A Better Way to Approach Potential Mentors
As we search for the insight, clarity, and perspective we aren’t getting from our current leaders and colleagues, the best among us seek out seasoned, successful, and experienced people who might serve unofficially as our mentors. In many instances, these prospective mentors barely know us. Some have retired or moved on to other organizations. Some may be leaders we reported to earlier in our careers who now sit in very senior roles.
The ideal mentor is someone wise, unconnected to our daily work, and who is willing to take the time to listen to our problems and understand our issues and conundrums. As they are not in a position of direct influence, mentors can be brutally candid, offering unfiltered guidance and insight as to what they would do if they were in our shoes. Anyone who has ever had someone like this in their court understands the power of mentorship.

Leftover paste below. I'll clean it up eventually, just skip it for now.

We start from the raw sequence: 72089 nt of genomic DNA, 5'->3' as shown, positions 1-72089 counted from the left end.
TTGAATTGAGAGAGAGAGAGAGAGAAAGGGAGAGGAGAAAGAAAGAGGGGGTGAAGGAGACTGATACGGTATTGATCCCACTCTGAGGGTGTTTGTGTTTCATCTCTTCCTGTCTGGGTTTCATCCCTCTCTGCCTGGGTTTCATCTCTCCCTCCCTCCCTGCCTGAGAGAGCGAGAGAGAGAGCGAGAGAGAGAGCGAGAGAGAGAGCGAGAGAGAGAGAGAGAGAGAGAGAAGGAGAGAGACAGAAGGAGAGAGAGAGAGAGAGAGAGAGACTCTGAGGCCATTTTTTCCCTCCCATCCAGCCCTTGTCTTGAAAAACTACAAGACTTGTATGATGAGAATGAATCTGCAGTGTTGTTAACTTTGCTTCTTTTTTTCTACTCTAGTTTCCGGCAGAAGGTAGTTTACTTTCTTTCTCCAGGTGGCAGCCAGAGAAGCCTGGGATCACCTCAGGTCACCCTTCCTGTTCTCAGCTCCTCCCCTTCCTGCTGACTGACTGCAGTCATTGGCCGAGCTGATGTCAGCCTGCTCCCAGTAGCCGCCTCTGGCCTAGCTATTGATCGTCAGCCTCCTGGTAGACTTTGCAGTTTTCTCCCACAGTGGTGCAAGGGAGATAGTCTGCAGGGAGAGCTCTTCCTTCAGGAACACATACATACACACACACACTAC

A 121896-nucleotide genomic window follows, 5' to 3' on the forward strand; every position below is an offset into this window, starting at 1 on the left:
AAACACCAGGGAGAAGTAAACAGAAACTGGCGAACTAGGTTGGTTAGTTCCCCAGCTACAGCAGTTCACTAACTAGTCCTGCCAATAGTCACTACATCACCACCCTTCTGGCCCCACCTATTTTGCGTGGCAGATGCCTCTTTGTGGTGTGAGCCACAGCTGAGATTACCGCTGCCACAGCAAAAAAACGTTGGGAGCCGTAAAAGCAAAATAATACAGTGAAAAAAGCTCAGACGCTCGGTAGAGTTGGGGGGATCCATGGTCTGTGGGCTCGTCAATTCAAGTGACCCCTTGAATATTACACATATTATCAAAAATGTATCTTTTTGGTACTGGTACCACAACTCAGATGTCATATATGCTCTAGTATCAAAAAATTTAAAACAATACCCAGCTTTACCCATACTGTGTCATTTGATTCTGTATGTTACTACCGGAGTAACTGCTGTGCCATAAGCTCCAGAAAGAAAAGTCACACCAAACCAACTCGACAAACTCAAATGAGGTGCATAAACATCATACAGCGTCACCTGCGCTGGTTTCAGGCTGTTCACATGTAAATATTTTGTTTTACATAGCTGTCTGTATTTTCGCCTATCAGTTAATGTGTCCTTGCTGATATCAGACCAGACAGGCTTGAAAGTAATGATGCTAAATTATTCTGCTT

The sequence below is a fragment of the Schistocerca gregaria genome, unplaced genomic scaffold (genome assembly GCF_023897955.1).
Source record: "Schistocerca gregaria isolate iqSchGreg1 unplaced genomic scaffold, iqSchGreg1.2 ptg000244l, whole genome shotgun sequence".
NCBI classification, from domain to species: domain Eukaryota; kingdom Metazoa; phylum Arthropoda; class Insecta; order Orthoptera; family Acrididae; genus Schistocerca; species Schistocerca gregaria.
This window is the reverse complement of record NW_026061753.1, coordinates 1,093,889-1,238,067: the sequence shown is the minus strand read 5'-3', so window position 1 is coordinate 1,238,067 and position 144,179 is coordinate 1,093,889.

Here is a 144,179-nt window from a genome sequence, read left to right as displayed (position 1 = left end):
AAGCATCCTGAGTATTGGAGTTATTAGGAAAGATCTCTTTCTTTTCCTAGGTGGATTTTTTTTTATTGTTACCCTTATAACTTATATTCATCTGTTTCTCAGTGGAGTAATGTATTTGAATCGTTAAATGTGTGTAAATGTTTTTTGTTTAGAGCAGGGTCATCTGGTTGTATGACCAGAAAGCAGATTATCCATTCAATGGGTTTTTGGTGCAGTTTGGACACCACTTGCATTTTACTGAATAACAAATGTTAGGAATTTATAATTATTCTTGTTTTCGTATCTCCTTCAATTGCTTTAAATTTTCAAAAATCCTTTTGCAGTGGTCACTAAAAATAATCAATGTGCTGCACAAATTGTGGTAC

Asking someone to serve as a mentor is a big ask, and we often frame the request in terms of asking for help. When a mentor seems agreeable to lending a hand, we commonly ask if we can “pick their brain” and explore questions about the choices we face and the way they have seen others handle them. Luckily for us, good people like to help other good people, and so they often comply.
The next time you ask a prospective mentor to adopt you, think about offering help instead of asking for it. While potential mentors feel complimented that you would seek their knowledge and wisdom, they are even more flattered when you take an active interest in what they do.
To increase the odds of having those you approach take an active role in your journey, consider offering a hand to get involved in their work. Tell them something like this: “I admire what you do. How can I help?” You will find that people with the power to help others professionally respond to your desire to help them…with a passion to help you.
The doors to insight open first to those who are willing to learn and help those with more experience. When we express a desire to first help the mentor, they respond by getting more deeply engaged with the issues that challenge us. That’s helpful advice.